A major milestone on the West Plains

Timothy Connor

EPA & Ecology build a bridge for private well owners coping with “forever chemical” contamination west of Spokane

Seven years after the discovery of dangerous “forever” chemicals in West Plains groundwater state and federal regulators are essentially doubling the size of area in which private well users will now be eligible for government help.

As of this morning (February 21) the Washington Department of Ecology and U.S. Environmental Protection Agency (EPA) are inviting residents in a 90 square-mile swath of the West Plains to apply for free testing for PFAS (per- and polyfluoroalkyl substances) in well water drawn from the West Plains aquifer.

Three weeks ago, the two agencies made known their intent to initiate a testing program for well owners east of Hayford Road, in an area beyond the boundary of a U.S. Air Force program that, for several years, has been providing testing and remediation for well owners west of Hayford Road.

Today’s announcement goes a step further though.

In a press release issued earlier this morning, the agencies report that if well tests are positive for PFAS above Washington state action levels “the state and local agencies will work with residents to take interim actions, such as supplying safe drinking and cooking water or point-of-use water filtration systems. These initial efforts can help until investigation and cleanup of PFAS sources provide more permanent solutions.”

Youth soccer atop the Airport “paleochannel,” a major groundwater conduit in the area covered by the new program announced today by EPA and Washington’s Department of Ecology

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Today’s announcement was applauded by the West Plains Water Coalition, a year-old citizen group whose major thrust has been to get help for private well owners down-gradient of Fairchild Air Force Base (FAFB) and the Spokane International Airport (SIA). The long lived PFAS substances were (until recently) key ingredients in aviation fire fighting foams used primarily in training exercises at the two airports. The airports are located near the center of a broad triangle west of the Spokane River and north of Interstate-90 in Spokane County, to the west of the City of Spokane.

“For all of its flaws the Air Force’s program has helped a lot of private well owners in our area”, says coalition co-founder and spokesperson John Hancock. “That [the Air Force’s sampling and remediation program] may be the model that occurs throughout the West Plains, and not just in the Fairchild zone.”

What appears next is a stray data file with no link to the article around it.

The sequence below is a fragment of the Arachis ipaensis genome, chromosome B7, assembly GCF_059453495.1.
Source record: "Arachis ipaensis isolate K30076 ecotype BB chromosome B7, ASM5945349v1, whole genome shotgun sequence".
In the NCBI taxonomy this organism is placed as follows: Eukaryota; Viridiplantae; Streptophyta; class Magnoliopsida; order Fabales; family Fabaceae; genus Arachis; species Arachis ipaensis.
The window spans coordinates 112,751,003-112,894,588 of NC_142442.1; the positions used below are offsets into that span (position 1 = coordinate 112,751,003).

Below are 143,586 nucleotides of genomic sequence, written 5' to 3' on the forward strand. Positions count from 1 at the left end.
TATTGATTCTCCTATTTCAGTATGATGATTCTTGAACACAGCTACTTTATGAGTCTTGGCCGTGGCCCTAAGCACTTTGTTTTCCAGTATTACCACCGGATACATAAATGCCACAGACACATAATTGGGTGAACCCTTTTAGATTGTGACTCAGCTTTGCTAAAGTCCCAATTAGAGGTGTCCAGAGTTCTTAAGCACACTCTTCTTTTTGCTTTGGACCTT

The “Fairchild zone” to which Hancock refers extends roughly ten miles north and 4 miles east of the Air Force base where PFAS contamination has been detected in multiple private wells. For several years the Air Force has offered free testing and, where contamination has been found, bottled water and water filtration systems at government expense. But those services stop at a boundary along Hayford Road, a major West Plains arterial that runs north to south between the two air fields.

The plan announced this morning by Ecology and EPA is a move toward providing comparable access to free testing and clean water to well owners east of the Air Force’s response zone—the red-shaded area in the above illustration—including the Palisades area north of SIA.

The Department of Ecology is currently in negotiations with SIA to move forward with a site investigation and cleanup plan under Washington’s Model Toxics Control Act (MTCA). The airport was cited by Ecology as a “responsible person” under MTCA last summer. One notable difference between the two zones is Washington’s “state action levels” for PFAS are more stringent than the 70 parts per trillion action level currently used as an action level by the Air Force. The 70 ppt standard is likely to be short-lived, though, because new and more stringent federal standards for PFAS in drinking water are expected to be promulgated by EPA later this winter, in which case the Air Force (and the state) will be obliged to align with the new EPA standard(s).

In addition to the link in the second paragraph, above, West Plains residents can read more about the testing program and enroll here if their well(s) are within the red-shaded area in the above map.

In related “forever chemical” news, The Guardian newspaper reports that nation-wide testing by EPA indicates more than half of all Americans are likely to be drinking tap water tainted by PFAS. EPA based its prognosis on on-going nationwide testing for PFAS in drinking water systems, a survey that, thus far, does not include private well owners like those who continue to be at risk on Spokane’s West Plains.

The City of Spokane and Spokane Valley draw drinking water from the Spokane Valley-Rathdrum Prairie aquifer. As of last June, water testing from multiple city wells resulted in two positive tests that, according to city officials, are “far below state action levels.”